Hide Glue #3: Answering : Veneering with Old Brown Glue

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Blog entry by Patricelejeune posted 06-06-2013 05:46 PM 3041 reads 0 times favorited 4 comments Add to Favorites Watch
« Part 2: Old Brown Glue videos Part 3 of Hide Glue series Part 4: Easy clean up with Old Brown Glue, no damage to finish »

Answering the question – veneering with Old Brown Glue

Let me know if you have any questions

-- Patrice lejeune

4 comments so far

View DrDirt's profile


4592 posts in 4278 days

#1 posted 06-10-2013 10:42 PM

With the OBG – is there a reason you would not want to use it in a vacuum bag vs. Cold press?

I have bagged with white and Titebond 3 as well as epoxy and Urea Formaldehyde with no issues.

Just curious is vacuum bagging Old Brown Glue is something to avoid.

-- “The two most important days in your life are the day you are born and the day you find out why.” Mark Twain

View Patricelejeune's profile


383 posts in 2456 days

#2 posted 06-10-2013 11:31 PM

I use the vaccum bag only for veneering curves, but always with Old Brown Glue. The reason we use or press cold or hot is because we have a big one, and it takes some room, so we better use it!

I used a vacuum bag for that project with OBG liquid hide glue. Details there

I also did a marquetry guitar on a Les Paul form. Vacuum bag and Old Brown Glue

The guitar

The marquetry

The set up

The glueing

For bombé, often there is a place where it lifts a bit, so was it for the bottom, moisture, heat with a edge bending iron, pressed it with a caul, and done.

I did some laminations and it worked fine, less to no spring back on lamination was what I found out.

The difference with vacuuming with other glues is I had couple layers of news paper to help the moisture go out. For the rest it works as well as other glue, but you add the advantage of hide glue to your work

Tt is reversible, if your glueing was not perfect, like with my guitar, no problem
Cleaning is easy if it leaks to the bag, and again it does not “stain” the wood like some of the glues.

I am doing a marquetry frame that will be on a cove I will try to remember to do a video on it.

I hope this answered your question, I will post the link to the vacuum bag video as soon as I made it.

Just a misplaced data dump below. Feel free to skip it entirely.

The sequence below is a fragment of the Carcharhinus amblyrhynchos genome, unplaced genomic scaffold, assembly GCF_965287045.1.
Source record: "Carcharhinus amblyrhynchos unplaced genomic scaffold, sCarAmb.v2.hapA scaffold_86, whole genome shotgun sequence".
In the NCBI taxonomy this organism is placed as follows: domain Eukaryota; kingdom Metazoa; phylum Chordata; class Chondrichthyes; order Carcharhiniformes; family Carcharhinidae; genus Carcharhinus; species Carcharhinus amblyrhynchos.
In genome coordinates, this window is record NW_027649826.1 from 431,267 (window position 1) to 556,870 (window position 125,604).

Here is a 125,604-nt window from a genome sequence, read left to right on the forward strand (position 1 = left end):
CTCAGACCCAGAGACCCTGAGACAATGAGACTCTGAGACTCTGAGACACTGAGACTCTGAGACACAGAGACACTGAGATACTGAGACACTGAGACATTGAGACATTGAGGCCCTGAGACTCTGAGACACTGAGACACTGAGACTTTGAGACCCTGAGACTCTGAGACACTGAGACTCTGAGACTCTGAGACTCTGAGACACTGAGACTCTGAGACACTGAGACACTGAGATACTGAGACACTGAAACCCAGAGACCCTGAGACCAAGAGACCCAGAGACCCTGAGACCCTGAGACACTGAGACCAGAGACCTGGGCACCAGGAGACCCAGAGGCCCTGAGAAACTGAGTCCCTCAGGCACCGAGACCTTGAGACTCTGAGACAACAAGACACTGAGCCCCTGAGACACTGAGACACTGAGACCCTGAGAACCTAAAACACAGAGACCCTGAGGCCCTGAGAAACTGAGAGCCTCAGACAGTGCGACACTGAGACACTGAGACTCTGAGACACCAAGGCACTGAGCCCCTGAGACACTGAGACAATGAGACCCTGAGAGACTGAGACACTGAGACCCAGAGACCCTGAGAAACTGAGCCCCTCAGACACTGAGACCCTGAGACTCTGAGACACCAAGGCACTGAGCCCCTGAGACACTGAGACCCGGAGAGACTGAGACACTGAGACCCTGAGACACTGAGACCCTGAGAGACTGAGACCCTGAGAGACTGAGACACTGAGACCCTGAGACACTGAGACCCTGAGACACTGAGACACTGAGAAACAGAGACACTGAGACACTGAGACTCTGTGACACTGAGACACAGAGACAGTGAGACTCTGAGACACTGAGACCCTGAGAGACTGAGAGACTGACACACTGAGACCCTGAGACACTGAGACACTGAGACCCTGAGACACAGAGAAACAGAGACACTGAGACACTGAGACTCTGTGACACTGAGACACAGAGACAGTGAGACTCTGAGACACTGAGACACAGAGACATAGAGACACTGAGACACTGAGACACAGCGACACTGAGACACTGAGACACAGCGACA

-- Patrice lejeune

View DrDirt's profile


4592 posts in 4278 days

#3 posted 06-11-2013 04:19 PM

Thank you Patrice – I had looked around on the net a bit before asking directly, and there were some discussions about needing to allow for evaporation, and glue still being tacky after bagging overnight.

To me those issues I would expect to be present in PVA glue as well, but bagging is OK.

Also saw some discussion about needing to modify hot hide glue with urea or salt. But thought that those additions were done already for OBG and other liquid hide.

Lots of conflicting information out there – good to hear directly from people that have actually done it, rather than repeating things they have heard.

Thanks again.

-- “The two most important days in your life are the day you are born and the day you find out why.” Mark Twain

View Patricelejeune's profile


383 posts in 2456 days

#4 posted 06-11-2013 05:16 PM

Old Brown glue and any modify hide glue, will have an increase presence of water and therefore with the addition of a delay agent will work by loss of moisture.

We developed Old Brown Glue, mainly for our own use, only then have we been encourage to market it. It is not very hard to make liquid hide glue, for those who wants to try, it just takes a lot of testing before to find a recipe that works well. We make it in big batches so the glue is always the same and we bye 50 pound bags of very fresh glue, which has its importance when you add moisture to a product that mold loves. Look also at the PH. I will discourage any use of salt, in my research I believe that salt modifies the glue by damaging the protein molecule itself where urea uses a molecular binding.

So yes for me PVA, yellow, glue, any glue that work with loss of moisture work the same in bag. I remember with PVA that when vacuuming there was still some glue not dry on the outside that had been squished out, this is what I believe you have read being tacky.
In my opinion, if I find some not totally dry glue in my back, I prefer to have some tacky glue like OBG than just wet like a PVA.

I always use more news papers with those glue just to help the moisture to get out and leave it overnight, if it is a cold night like were the winter in my workshop in Paris, I will open in the morning and change the news paper before to press again just to be on the safe side. PVA yellow or liquid hide glue. But anyway anything that has not glued can be repaired and re-glued, re-flatened with hide glue.

The main difference we have with any other glue company is we developed OBG for our own use because nothing satisfactory was on the market.

Thanks for your questions, I put my molding planes out for a video on vacuum bag with Old Brown Glue ASAP.

-- Patrice lejeune

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